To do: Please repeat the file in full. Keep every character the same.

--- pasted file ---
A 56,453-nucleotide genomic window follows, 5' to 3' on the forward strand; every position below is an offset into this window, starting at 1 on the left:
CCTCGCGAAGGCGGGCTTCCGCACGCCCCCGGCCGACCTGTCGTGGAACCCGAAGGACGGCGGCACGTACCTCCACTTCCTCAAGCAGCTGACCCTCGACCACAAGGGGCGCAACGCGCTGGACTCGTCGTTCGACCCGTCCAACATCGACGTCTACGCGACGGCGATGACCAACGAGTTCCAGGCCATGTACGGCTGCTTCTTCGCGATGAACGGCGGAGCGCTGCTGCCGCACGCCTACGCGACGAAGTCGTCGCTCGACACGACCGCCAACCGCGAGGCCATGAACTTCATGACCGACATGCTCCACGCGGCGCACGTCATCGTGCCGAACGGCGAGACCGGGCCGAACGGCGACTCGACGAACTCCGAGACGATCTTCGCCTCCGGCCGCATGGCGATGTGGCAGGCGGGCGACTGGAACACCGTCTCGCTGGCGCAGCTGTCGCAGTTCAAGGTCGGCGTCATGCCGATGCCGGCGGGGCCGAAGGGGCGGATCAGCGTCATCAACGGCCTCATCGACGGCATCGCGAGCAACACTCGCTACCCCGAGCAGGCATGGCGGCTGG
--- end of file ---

A 56,453-nucleotide genomic window follows, 5' to 3' on the forward strand; every position below is an offset into this window, starting at 1 on the left:
CCTCGCGAAGGCGGGCTTCCGCACGCCCCCGGCCGACCTGTCGTGGAACCCGAAGGACGGCGGCACGTACCTCCACTTCCTCAAGCAGCTGACCCTCGACCACAAGGGGCGCAACGCGCTGGACTCGTCGTTCGACCCGTCCAACATCGACGTCTACGCGACGGCGATGACCAACGAGTTCCAGGCCATGTACGGCTGCTTCTTCGCGATGAACGGCGGAGCGCTGCTGCCGCACGCCTACGCGACGAAGTCGTCGCTCGACACGACCGCCAACCGCGAGGCCATGAACTTCATGACCGACATGCTCCACGCGGCGCACGTCATCGTGCCGAACGGCGAGACCGGGCCGAACGGCGACTCGACGAACTCCGAGACGATCTTCGCCTCCGGCCGCATGGCGATGTGGCAGGCGGGCGACTGGAACACCGTCTCGCTGGCGCAGCTGTCGCAGTTCAAGGTCGGCGTCATGCCGATGCCGGCGGGGCCGAAGGGGCGGATCAGCGTCATCAACGGCCTCATCGACGGCATCGCGAGCAACACTCGCTACCCCGAGCAGGCATGGCGGCTGG